Ross McKay.

12 Comments on “Security Forces”

  1. John Orford says:

    Perhaps it’s due to a lack of good governance (as is the case in much of Indonesian bureaucracy) rather than there being some concerted effort and hidden hands behind these terrible acts.

    Poor governance leads to suffering from unemployment, floods, post tsunami deaths, airplane crashes and terrorist and army atrocities.

    Again, maybe I am too naive. Hopefully further organic strengthening of democracy and improving governance will slowly improve these things.

  2. Tomaculum says:

    Simply thought:
    1. to which religion the majority of the (low grade) policemen belong?
    2. to which social background they belong?
    3. how do the higher and high grade officers in this groups think?
    4. is it different in the army?
    Maybe we then know the answer?

  3. Mohammed Khafi says:

    I doubt that anything in Indonesia can be taken at face value, it is all ‘smoke and mirrors’. The mystics, magicians and puppet masters who control our country do it only for their own benefit. They are all wearing masks and costumes to hide their true identities.

    The only inviolable rule in Indonesia, “He who has the power makes the rules”.


  4. Colson says:

    Security forces almost by definition strive for discretion of decision. They tend to have their own objectives, their own policies and their own “dangerous liaisons” ( didn’t the CIA promote the Taliban in th eighties?). The weaker their state, the stronger their tendency to get out of control.

    The Indonesian democracy has not yet reached maturity, the checks and balances are far from complete and so the military, the police and especially the intelligence services keep on being a liability.

  5. Matahari says:

    Indonesia has a long history of having the trouble to run the country from the first President Soekarno up to the present one, perhaps the time is coming for Indonesians to think of having to hire a President from the west.

  6. John Orford says:

    “perhaps the time is coming for Indonesians to think of having to hire a President from the west”

    I hear Bush II will be available from next year on.

  7. Robert says:


    I hear Bush II will be available from next year on.

    Well I think Bush might get a bit of a hostile reception in Indonesia. Some people might want to turn him into a new Indonesian dish: Sate Bush.



    perhaps the time is coming for Indonesians to think of having to hire a President from the west.

    It doesn’t matter where you get the president from. As long as the invidual policemen and other security forces have their own religion driven agenda, and don’t do what they are supposed to do, every president will fail in establishing a long term period of rest.

  8. Matahari says:

    I was only pulling everybody’s legs, what I was trying to say is: if they want the country to be moving forward like the developed countries then perhaps they need to start to think and act (positives ones) like people in developed country, most of the institutions in Indonesia, government or non government organisations including religion organisations are based on collusion and nepotism, they are the perfect ingredients to produce corruption but seriously Indonesia has serious problems of running the country, they need serious help, there are lots of chronic deseases in the Indonesian government.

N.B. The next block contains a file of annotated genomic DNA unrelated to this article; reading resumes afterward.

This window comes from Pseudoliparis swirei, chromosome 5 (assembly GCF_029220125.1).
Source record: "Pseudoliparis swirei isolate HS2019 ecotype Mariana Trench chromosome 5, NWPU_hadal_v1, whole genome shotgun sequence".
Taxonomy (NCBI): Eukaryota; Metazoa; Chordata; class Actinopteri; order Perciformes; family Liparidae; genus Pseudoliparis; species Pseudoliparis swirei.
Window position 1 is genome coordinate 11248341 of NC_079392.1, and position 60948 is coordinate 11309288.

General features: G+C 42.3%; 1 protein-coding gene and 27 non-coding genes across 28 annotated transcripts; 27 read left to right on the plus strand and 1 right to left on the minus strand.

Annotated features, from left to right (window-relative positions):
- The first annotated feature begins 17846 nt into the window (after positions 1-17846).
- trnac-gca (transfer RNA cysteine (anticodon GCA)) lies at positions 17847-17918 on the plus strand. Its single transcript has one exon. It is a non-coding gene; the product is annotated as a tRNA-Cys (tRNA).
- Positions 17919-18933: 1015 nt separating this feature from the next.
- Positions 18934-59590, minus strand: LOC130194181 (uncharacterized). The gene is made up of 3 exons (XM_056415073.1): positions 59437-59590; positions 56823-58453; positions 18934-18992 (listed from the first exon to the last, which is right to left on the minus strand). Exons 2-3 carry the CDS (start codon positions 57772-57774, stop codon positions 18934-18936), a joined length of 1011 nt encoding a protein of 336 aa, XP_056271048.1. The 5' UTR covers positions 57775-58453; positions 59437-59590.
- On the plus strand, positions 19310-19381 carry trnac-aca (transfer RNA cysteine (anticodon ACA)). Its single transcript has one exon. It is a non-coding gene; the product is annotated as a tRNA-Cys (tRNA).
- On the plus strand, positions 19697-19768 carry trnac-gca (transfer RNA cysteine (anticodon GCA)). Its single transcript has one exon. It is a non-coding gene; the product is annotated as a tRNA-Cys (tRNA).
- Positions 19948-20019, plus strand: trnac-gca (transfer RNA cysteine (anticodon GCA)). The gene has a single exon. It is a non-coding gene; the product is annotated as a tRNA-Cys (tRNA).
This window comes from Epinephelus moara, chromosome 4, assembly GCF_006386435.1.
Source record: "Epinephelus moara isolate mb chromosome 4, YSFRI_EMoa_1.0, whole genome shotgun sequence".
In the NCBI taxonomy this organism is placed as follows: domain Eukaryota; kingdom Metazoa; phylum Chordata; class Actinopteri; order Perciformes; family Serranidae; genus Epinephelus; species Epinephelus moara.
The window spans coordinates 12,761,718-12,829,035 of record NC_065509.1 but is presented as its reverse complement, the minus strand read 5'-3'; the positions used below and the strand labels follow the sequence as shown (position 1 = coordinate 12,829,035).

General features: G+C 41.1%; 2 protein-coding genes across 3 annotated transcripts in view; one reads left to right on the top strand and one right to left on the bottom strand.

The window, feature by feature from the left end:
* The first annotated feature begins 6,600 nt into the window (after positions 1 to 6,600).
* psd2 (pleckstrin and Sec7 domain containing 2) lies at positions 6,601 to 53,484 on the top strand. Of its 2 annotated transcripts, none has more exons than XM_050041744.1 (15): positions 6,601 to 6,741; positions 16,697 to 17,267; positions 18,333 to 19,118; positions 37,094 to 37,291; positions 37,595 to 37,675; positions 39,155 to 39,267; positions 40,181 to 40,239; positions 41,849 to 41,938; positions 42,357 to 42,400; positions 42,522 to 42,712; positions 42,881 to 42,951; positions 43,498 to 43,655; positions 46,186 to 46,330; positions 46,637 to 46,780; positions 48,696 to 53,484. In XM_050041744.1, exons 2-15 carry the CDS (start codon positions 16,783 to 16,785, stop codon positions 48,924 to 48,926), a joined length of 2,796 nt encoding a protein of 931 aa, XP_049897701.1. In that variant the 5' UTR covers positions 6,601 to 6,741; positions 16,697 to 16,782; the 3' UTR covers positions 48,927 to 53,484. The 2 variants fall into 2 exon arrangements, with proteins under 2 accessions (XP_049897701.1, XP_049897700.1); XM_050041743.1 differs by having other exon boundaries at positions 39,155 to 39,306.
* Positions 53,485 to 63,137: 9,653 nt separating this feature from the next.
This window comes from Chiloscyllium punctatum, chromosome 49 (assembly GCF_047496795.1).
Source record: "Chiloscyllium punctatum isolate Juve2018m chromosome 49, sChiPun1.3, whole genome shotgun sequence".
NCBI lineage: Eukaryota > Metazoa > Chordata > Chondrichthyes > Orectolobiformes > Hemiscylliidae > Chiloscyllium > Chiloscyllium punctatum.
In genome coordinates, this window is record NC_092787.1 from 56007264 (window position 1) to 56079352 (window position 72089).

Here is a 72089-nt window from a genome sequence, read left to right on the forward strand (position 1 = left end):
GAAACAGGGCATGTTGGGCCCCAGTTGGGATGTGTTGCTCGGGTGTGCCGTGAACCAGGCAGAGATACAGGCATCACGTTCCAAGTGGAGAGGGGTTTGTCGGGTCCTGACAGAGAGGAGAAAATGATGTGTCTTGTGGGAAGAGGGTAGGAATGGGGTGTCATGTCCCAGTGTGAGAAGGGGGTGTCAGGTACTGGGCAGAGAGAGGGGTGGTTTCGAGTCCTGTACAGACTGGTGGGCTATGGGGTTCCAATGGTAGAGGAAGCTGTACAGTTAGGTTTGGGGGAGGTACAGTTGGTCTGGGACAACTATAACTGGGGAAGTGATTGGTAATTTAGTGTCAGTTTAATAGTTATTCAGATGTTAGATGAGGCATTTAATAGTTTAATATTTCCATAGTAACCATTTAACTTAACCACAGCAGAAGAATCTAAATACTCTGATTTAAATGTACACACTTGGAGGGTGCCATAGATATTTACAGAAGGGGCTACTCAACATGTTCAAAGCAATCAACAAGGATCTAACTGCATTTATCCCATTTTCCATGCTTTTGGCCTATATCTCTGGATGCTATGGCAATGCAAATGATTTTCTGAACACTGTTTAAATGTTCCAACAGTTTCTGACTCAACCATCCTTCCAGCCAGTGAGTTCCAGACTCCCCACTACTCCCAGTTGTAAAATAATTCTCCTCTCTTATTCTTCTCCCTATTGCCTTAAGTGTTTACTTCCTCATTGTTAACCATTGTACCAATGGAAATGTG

Btw, I am Indonesian who left Indonesia almost 10 years ago, had enough, basically!

    P.S. John, I heard Tony Blair will be handed his resignation in the middle of this year, so there you go, there are two top men will be available for hire.

  9. Robert says:


    I got your point. I am just wondering if there will ever be a president who can solve Indonesia’s immense problems. There are just too much problems and disasters (natural and manmade) happening at the same time and in all layers of society.
    You can bring in all the foreign presidents you want, but they won’t get better results.

    Lots of your fellow Indonesians have done the same and will follow the same path you did. It is a sad thing when people who want to pursue a better life have to leave their home country.

  10. Cukurungan says:

    According to “holy man and holy woman” in this forum, it was sounded that Indonesia is a hell land for the wrong people and wrong society while in the advanced country is a heaven where good people and good society are growing and living. But please take a look at the real facts, is the suicide rates in Indo highest or are crimes, murder and rape rates in Indonesia highest in the world’s? Why I dragged to these matters because if in the advanced country are described so nice place and so perfect why their people are not happy and their suicide is high and crime rates even in some advanced country higher than Indonesia’s rate. Yes our country has many problems but we are a young country with a not mature society however our country is not as bad as Columbia, Bolivia, Srilangka and Brasil where gang war is on their daily menu.

    Yes we have no.1 corrup gov, flooding, traffic jams and some crimes but if you are a bit smart you can enjoy your life here with very little cost so why many “bule tua” want to live here in their remaining ages but our government isn’t smart enough to smell these cakes.

  11. Ivan Rizki says:

    All those thugs with the so called “faith defender” like laskar jihad, front pembela islam are backed by the Indonesia military, recently I read a book “Allah Torch” by Tracy Dahlby that the military use these thugs to stir and create chaos in Indonesia daily life. After the downfall of soeharto the military loosing their grip and influence in order to have their power back in politics is to use thugs as they are the mother of all thugs.

    Ivan Rizki

  12. Chas Caldwell says:

    Are there any non Muslim generals serving in the TNI at the moment?